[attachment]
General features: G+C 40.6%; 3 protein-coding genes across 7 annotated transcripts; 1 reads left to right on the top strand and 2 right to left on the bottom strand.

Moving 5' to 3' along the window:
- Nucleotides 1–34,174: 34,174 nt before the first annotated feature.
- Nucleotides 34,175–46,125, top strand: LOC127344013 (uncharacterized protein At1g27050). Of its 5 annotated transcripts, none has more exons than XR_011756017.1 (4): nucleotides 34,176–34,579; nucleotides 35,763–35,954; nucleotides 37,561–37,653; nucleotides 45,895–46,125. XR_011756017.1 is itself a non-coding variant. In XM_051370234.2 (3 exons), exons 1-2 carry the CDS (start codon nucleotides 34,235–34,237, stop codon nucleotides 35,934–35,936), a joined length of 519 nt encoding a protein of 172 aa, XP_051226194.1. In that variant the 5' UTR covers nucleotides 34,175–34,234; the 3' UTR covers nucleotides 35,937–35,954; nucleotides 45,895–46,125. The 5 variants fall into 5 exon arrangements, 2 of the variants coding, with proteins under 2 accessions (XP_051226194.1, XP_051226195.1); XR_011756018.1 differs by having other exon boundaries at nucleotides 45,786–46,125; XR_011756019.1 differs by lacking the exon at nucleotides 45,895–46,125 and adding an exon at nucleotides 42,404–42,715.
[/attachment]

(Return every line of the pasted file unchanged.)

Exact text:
General features: G+C 40.6%; 3 protein-coding genes across 7 annotated transcripts; 1 reads left to right on the top strand and 2 right to left on the bottom strand.

Moving 5' to 3' along the window:
- Nucleotides 1–34,174: 34,174 nt before the first annotated feature.
- Nucleotides 34,175–46,125, top strand: LOC127344013 (uncharacterized protein At1g27050). Of its 5 annotated transcripts, none has more exons than XR_011756017.1 (4): nucleotides 34,176–34,579; nucleotides 35,763–35,954; nucleotides 37,561–37,653; nucleotides 45,895–46,125. XR_011756017.1 is itself a non-coding variant. In XM_051370234.2 (3 exons), exons 1-2 carry the CDS (start codon nucleotides 34,235–34,237, stop codon nucleotides 35,934–35,936), a joined length of 519 nt encoding a protein of 172 aa, XP_051226194.1. In that variant the 5' UTR covers nucleotides 34,175–34,234; the 3' UTR covers nucleotides 35,937–35,954; nucleotides 45,895–46,125. The 5 variants fall into 5 exon arrangements, 2 of the variants coding, with proteins under 2 accessions (XP_051226194.1, XP_051226195.1); XR_011756018.1 differs by having other exon boundaries at nucleotides 45,786–46,125; XR_011756019.1 differs by lacking the exon at nucleotides 45,895–46,125 and adding an exon at nucleotides 42,404–42,715.